With the invention of the World Wide Web, information access shifted, and very rapidly we moved from information assymetry to information parity. The access is now far more equalized. Think across any industry- healthcare, automotive, and fashion to name a few. The consumer has access to loads of insider information through a variety of accessible channels and direct access in many cases to obtain products and services as competitive prices, but here’s what you need to be aware of as a sales person in order to be successful in the age of information parity.

Your audiences are information rich and context poor. Don’t believe me? Look at the social media fights and people sharing one poor article as fact and basing whole life decisions and strong opinions on it.

Providing Context for Consumers

The information lies at their fingertips, however they consumer does not have the industry understanding that you do. No longer is it the seller’s job to provide information to make a sale. People are quite information overloaded actually, so spitting more facts to them is a sure way to not sell- in one ear and out the other quicker than you can blink. Most people presume because they have access that they know more than they really do. Everyone knows friends who are Google doctors and YouTube financial analysts. I’m sure you can think of a couple friends in your circle!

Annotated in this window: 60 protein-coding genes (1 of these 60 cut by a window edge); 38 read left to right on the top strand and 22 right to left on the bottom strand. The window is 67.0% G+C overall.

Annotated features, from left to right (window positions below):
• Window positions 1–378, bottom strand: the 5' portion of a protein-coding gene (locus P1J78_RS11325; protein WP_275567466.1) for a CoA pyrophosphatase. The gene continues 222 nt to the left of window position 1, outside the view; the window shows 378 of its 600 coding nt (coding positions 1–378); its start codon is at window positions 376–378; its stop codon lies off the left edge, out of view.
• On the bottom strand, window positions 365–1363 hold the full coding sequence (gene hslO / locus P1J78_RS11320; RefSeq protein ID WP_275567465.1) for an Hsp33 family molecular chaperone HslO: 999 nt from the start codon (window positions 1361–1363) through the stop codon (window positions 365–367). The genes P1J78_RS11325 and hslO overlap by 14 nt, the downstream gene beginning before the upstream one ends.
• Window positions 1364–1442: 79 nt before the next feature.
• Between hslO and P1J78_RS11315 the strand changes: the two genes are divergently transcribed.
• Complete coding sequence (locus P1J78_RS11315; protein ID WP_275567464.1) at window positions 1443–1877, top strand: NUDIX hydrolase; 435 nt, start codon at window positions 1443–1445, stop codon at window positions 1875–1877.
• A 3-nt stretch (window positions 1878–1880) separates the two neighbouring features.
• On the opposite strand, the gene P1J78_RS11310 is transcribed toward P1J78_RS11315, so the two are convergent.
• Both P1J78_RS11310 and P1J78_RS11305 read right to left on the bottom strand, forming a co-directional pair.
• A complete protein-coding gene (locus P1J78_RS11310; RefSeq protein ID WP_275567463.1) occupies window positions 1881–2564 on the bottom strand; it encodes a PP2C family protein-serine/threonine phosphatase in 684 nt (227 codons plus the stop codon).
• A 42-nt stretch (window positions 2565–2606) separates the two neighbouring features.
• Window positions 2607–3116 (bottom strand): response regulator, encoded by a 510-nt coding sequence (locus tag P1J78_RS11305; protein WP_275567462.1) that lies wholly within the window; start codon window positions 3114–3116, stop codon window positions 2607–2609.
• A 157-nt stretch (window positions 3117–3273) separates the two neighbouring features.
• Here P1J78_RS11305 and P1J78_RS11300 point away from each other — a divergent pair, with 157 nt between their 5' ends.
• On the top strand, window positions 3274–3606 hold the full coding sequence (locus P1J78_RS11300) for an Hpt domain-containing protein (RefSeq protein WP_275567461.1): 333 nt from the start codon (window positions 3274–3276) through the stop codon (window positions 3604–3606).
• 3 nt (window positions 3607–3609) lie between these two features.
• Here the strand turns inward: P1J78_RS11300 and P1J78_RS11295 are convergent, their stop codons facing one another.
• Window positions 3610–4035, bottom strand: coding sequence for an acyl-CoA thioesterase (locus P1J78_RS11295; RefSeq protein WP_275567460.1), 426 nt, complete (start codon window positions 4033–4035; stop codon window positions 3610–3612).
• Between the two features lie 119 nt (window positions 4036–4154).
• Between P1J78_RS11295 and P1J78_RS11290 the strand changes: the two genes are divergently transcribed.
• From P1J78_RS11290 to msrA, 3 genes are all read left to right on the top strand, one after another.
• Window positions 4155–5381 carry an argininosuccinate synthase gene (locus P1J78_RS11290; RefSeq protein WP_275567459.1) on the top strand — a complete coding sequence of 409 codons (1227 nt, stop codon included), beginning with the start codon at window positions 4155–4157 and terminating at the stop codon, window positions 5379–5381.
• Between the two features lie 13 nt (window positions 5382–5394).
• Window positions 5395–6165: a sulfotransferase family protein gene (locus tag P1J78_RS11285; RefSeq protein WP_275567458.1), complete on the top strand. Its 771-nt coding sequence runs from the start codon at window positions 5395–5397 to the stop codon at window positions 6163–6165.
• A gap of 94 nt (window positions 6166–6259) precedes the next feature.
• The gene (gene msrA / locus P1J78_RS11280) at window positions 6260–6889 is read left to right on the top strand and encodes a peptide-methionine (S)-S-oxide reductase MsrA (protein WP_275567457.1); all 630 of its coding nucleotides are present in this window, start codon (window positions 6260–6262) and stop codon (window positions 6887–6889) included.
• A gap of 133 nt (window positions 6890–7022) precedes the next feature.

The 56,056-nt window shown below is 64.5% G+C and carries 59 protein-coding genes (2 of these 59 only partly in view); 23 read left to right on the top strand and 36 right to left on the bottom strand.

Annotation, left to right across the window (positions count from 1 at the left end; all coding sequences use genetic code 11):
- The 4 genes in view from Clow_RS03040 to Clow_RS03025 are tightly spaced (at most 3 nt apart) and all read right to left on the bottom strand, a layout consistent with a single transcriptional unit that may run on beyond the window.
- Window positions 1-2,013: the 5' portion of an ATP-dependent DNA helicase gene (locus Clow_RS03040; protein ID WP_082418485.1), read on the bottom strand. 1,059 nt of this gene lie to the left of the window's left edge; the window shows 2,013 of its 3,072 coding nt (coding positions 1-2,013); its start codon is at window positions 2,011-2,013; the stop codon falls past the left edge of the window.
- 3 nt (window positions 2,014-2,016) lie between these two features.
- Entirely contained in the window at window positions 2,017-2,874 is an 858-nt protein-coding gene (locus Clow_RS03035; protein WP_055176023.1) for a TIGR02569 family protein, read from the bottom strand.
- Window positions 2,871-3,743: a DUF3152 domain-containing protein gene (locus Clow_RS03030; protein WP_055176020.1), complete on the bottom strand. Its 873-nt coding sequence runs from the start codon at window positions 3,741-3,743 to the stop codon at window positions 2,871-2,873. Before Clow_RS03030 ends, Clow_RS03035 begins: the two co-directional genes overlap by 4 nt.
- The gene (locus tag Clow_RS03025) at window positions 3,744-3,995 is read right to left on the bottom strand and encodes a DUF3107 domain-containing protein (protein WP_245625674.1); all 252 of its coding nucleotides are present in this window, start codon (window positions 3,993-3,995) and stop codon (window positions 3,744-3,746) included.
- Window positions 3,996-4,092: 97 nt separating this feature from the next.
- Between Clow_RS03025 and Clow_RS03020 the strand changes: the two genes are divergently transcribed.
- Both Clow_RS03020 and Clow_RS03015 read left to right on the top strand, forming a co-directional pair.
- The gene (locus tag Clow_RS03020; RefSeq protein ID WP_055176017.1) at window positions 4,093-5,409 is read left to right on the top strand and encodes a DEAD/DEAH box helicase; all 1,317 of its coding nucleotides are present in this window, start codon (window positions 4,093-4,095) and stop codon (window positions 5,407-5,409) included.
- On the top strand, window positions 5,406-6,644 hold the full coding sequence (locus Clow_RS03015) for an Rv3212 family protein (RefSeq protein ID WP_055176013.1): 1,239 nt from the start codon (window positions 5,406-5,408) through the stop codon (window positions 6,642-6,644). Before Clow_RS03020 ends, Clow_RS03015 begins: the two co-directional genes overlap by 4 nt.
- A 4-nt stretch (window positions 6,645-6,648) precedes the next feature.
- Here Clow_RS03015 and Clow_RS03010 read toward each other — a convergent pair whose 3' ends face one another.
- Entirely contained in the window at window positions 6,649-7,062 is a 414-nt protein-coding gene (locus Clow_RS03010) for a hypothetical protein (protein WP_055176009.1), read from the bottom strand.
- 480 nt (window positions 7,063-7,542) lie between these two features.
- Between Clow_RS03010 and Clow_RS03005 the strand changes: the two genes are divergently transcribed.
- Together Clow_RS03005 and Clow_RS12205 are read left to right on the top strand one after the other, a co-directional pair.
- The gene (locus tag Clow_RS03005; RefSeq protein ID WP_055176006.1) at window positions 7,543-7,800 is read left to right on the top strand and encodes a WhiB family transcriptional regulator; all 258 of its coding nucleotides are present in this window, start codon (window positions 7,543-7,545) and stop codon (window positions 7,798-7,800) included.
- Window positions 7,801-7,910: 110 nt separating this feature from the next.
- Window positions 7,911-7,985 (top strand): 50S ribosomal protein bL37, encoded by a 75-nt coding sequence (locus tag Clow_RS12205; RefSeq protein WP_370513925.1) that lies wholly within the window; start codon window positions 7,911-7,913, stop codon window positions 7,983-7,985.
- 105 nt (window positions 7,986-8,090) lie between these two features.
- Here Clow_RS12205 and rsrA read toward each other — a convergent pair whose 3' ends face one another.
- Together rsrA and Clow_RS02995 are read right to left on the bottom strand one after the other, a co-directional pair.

People think access gives them expertise, and they couldn’t be more wrong. Your experiences and your education in your industry give you expertise, and your job above all else is to curate all that is out there to the people. Just like a museum curator has to sort through thousands of artifacts to bring the right pieces to a museum, it is your job in the information age to bring the right information to the forefront and show your customers the wrong information that will hurt them.